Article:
There seems to be news reports every day about the rising number of claims arising from motor accidents. From the rhetoric of some politicians and the media it would be easy to believe that this is the fault of victims.
Time and time again we are being told that there is a compensation culture which is causing insurance premiums to soar. Not surprisingly this agenda is driven by the insurance industry. Only last week the Prime Minister said - “I am determined to tackle this damaging compensation culture which has been pushing up premiums.’
What this means is that a victim of a motor accident somehow feels that they are to blame if they pursue a claim.
Try telling that to the family of Cerys Edwards whose life was destroyed by a speeding driver –
£5m in compensation might seem like a lottery win but in reality that will just about cover the care needs of a 6 year old for the rest of her life. For the injury itself the most that can be awarded is £265K. So if she lives another 40 years she will get just over £16 per day for being paralysed from neck down.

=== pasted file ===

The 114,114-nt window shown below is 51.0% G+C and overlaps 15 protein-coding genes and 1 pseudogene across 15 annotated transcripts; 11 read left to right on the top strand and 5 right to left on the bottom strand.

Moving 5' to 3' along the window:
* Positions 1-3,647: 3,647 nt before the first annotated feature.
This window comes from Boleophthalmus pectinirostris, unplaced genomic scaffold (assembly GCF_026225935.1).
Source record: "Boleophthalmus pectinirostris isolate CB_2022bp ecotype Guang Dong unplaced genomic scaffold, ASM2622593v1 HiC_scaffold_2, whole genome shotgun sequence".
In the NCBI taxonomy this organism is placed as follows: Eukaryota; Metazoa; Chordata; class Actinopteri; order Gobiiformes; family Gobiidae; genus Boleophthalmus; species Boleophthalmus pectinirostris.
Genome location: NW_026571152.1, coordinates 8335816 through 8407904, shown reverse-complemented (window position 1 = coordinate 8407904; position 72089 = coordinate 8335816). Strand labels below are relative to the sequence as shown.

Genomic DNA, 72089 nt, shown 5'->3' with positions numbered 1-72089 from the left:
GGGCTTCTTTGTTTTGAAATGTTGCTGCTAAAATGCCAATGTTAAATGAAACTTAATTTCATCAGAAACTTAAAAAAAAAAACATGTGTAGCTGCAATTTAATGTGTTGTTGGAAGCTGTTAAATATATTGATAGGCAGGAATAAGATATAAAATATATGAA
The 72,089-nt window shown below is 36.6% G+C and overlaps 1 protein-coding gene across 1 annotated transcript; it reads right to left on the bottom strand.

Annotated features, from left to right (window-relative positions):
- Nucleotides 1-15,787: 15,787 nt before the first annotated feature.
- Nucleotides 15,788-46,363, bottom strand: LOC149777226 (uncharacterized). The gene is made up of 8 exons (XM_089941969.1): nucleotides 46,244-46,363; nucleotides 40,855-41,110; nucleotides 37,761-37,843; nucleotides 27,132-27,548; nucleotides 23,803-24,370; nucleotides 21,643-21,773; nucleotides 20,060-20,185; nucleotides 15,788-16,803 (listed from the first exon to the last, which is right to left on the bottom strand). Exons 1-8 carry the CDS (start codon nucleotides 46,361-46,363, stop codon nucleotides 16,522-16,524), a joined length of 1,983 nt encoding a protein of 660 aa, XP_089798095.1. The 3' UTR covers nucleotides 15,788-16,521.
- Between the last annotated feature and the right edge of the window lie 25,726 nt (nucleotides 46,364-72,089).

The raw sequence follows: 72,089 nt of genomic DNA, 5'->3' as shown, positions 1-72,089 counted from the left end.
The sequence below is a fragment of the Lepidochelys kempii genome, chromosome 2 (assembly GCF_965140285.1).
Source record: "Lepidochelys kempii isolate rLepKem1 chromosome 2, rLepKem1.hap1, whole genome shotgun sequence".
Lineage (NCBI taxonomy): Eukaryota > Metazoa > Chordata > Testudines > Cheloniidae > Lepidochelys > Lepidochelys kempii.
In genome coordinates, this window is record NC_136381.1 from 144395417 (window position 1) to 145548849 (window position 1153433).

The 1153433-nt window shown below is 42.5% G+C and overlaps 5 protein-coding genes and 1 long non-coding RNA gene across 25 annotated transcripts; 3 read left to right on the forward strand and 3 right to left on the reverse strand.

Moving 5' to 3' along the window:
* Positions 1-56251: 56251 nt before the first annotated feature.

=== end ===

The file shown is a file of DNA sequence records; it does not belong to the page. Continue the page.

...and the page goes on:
That is the problem with all of the talk about how much is spent on claims and how this affects premiums or the profits of insurance companies. The plight of victims becomes buried under the avalanche of rhetoric about a compensation culture that most commentators accept does not exist.
There will always be a small number of fake claims. They should be weeded out of the system by robust medical evidence and close screening by experienced solicitors. It is another myth of this debate that lawyers, who are not paid a penny in unsuccessful cases, are somehow encouraging spurious cases.